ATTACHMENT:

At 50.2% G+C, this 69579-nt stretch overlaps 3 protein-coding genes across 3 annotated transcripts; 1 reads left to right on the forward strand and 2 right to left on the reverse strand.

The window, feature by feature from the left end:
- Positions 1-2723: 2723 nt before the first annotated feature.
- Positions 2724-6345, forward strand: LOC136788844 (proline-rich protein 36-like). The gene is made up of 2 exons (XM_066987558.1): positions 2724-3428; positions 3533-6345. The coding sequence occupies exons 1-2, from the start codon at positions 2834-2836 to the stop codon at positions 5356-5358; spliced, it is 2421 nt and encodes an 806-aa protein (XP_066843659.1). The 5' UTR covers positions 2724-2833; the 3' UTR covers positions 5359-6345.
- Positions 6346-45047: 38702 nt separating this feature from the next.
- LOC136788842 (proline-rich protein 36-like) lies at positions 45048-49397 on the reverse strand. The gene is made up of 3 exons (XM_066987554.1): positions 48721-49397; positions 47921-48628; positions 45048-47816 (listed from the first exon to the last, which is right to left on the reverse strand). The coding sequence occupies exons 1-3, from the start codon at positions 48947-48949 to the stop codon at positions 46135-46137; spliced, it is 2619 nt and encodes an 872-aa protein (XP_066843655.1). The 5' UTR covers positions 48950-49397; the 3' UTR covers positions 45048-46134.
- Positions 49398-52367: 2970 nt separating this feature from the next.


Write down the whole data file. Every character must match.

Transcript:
At 50.2% G+C, this 69579-nt stretch overlaps 3 protein-coding genes across 3 annotated transcripts; 1 reads left to right on the forward strand and 2 right to left on the reverse strand.

The window, feature by feature from the left end:
- Positions 1-2723: 2723 nt before the first annotated feature.
- Positions 2724-6345, forward strand: LOC136788844 (proline-rich protein 36-like). The gene is made up of 2 exons (XM_066987558.1): positions 2724-3428; positions 3533-6345. The coding sequence occupies exons 1-2, from the start codon at positions 2834-2836 to the stop codon at positions 5356-5358; spliced, it is 2421 nt and encodes an 806-aa protein (XP_066843659.1). The 5' UTR covers positions 2724-2833; the 3' UTR covers positions 5359-6345.
- Positions 6346-45047: 38702 nt separating this feature from the next.
- LOC136788842 (proline-rich protein 36-like) lies at positions 45048-49397 on the reverse strand. The gene is made up of 3 exons (XM_066987554.1): positions 48721-49397; positions 47921-48628; positions 45048-47816 (listed from the first exon to the last, which is right to left on the reverse strand). The coding sequence occupies exons 1-3, from the start codon at positions 48947-48949 to the stop codon at positions 46135-46137; spliced, it is 2619 nt and encodes an 872-aa protein (XP_066843655.1). The 5' UTR covers positions 48950-49397; the 3' UTR covers positions 45048-46134.
- Positions 49398-52367: 2970 nt separating this feature from the next.